2007 Dodge Grand Caravan - Outer Tie-Rod End Replacement

Joined
Jul 7, 2014
Messages
3,495
Location
Winnipeg MB CA
I was doing the seasonal tire changeover yesterday, and did my usual quick check of critical front-end components.

Grab tire at 6 and 12 o'clock to check ball joints. Good.

Grab tire at 3 and 9 to check outer tie-rod ends. Uh oh - clunk clunk clunk on the passenger side. (Driver's side was OK, and had obviously been changed out - the outer tie-rod end has a grease fitting.)

Wanted a replacement right then, as the weather is deteriorating rapidly here and I still have a lot of outdoor work to do, so no Rock Auto this time.

Phoned around 1:45 and picked one up from CTR (Central Transport and Refrigeration) about 3:30. It had to be brought in from a local warehouse. It turned out to be a Moog Problem Solver, with the box marked "Made in USA". Strangely enough, it also has a grease fitting.

Anyway, got home and started the job just after 4 p.m. It's pretty much too dark to work outside by about 5:30, certainly 6:00, at this time of year, soon to get worse by an hour.

Anyway, the job went reasonably well. After loosening and backing off the locknut (had to lie down and give the wrench a good push with my leg to break it free), I painted the exposed threads so as to know how far to thread on the new part. (This only works, of course, if the new part is the same length as the old one.)

I ran into a seized outer tie-rod end on my friend's Hyundai Sonata a few years ago, and feared the same here. To my surprise, someone had oiled the threads (unless my penetrating oil had migrated that far that fast, which I doubt). I could turn the tie-rod end by hand on the threaded rod. There was enough slop in the ball & socket assembly that I could turn it 30 degrees or so before popping the spindle out of the steering knuckle.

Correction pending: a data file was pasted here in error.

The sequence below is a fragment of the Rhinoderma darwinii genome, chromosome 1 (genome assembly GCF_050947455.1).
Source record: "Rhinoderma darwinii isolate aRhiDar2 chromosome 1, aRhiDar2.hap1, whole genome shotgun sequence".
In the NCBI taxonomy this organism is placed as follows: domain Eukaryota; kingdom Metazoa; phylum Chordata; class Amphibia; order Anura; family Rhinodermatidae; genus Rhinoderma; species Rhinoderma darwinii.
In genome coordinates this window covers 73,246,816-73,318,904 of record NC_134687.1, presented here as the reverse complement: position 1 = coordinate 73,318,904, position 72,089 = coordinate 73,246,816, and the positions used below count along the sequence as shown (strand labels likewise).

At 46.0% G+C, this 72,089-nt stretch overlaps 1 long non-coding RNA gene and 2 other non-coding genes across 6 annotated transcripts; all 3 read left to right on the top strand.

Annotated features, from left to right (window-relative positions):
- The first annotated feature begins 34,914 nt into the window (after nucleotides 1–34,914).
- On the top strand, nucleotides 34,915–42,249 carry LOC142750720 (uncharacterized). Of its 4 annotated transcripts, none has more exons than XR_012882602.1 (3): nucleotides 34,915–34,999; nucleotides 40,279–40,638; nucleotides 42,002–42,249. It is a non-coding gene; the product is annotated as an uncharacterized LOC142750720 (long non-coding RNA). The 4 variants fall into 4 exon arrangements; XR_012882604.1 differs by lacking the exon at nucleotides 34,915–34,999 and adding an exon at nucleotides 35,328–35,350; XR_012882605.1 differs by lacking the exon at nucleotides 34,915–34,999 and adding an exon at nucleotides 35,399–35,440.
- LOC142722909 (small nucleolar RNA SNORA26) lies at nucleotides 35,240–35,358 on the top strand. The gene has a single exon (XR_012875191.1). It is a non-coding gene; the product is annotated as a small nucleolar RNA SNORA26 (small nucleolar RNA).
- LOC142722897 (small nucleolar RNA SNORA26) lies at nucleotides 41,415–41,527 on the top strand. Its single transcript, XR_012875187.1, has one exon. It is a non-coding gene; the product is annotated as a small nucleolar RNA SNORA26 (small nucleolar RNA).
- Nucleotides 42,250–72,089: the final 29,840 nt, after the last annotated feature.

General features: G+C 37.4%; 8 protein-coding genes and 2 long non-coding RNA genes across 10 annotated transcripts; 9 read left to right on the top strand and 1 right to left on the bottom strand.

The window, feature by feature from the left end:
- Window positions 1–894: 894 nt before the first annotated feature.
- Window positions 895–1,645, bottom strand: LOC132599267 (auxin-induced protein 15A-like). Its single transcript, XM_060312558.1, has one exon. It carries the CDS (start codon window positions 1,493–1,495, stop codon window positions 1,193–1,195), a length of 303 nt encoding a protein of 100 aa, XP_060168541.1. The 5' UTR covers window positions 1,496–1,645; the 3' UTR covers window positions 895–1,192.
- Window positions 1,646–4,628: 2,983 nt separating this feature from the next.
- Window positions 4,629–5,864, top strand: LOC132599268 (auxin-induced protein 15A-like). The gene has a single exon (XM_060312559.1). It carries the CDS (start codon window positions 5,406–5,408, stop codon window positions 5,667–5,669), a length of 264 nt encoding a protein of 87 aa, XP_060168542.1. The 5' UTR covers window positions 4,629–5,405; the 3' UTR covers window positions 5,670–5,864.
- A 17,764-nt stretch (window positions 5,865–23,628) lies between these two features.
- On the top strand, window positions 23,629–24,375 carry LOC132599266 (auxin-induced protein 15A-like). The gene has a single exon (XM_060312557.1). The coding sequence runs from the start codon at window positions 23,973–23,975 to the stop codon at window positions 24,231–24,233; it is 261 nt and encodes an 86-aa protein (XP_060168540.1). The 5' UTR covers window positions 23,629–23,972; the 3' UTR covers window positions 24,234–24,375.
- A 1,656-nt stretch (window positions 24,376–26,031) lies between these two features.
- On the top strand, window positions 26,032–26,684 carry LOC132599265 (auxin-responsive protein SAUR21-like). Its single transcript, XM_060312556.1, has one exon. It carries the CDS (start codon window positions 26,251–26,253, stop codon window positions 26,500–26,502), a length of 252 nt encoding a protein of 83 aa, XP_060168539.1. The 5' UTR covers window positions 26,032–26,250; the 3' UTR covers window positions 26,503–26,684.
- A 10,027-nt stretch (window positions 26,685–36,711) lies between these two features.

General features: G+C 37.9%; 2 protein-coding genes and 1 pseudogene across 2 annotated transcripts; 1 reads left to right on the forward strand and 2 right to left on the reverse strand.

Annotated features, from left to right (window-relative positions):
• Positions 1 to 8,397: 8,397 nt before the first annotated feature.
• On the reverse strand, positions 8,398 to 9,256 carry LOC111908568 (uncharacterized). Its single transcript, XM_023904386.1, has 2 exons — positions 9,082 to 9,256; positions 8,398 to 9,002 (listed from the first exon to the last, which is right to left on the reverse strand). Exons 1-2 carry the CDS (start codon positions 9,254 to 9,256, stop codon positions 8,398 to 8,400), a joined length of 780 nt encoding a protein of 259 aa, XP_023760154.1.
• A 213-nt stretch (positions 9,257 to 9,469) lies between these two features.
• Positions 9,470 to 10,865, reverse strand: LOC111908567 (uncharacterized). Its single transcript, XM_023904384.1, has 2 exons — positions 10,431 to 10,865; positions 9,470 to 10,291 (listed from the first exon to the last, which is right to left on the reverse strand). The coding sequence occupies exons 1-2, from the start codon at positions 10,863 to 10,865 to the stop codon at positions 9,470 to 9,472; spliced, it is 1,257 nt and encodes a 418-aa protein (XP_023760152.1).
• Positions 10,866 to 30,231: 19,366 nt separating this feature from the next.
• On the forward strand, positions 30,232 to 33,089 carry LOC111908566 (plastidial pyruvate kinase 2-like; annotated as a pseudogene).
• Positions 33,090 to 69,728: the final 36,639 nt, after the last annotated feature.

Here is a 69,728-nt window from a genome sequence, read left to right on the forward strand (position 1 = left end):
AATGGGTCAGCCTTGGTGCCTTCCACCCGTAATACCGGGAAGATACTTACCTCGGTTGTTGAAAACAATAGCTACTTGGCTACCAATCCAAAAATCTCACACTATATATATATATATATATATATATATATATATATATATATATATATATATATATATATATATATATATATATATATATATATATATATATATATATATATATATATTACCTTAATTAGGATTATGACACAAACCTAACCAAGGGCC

Popping the spindle out of the hole in the knuckle was a challenge. Due to really long threaded spindle on the old part, the tie rod press wouldn't fit. (I could have cut the spindle shorter, if it came to that.) The ball joint press was too wide to side on the knuckle properly.

I wound up putting a bottle jack underneath and putting upward pressure on the spindle while hitting the knuckle with a hammer. No joy. (The bottle jack compresses the coil spring, but also does put significant pressure on the spindle.) I left the jack in place and got out the pickle fork. BANG! after just a few blows from the hammer.

Put everything back together and cleaned up before I ran out of daylight.

Did it have to be done right then? Who knows. The upselling service writer will say "Well sir, it could go a day, it could go a week, it could go three or four months. I mean, I'd hate to see anything happen to your family ..."

In this case, he'd be right - I'd hate for it to fail in January and come home on a tow truck. Glad it's done.

The van drives fine, so I guess I got the toe-in close, but I should take it in for an alignment anyway.

Sorry about the quality of the first photo - diminishing daylight, I guess.

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Joined
Nov 27, 2020
Messages
169
Location
Phoenix, AZ
I use a Tenhulzen automotive toe plate wheel alignment tool for setting toe-in after an inner or outer tie rod replacement on my vehicle.
 

Number_35

Thread starter
Joined
Jul 7, 2014
Messages
3,495
Location
Winnipeg MB CA
I use a Tenhulzen automotive toe plate wheel alignment tool for setting toe-in after an inner or outer tie rod replacement on my vehicle.
The Tenhulzen 2200 toe plate was delivered today. Looking forward to trying it out. Thanks for the recommendation.
 
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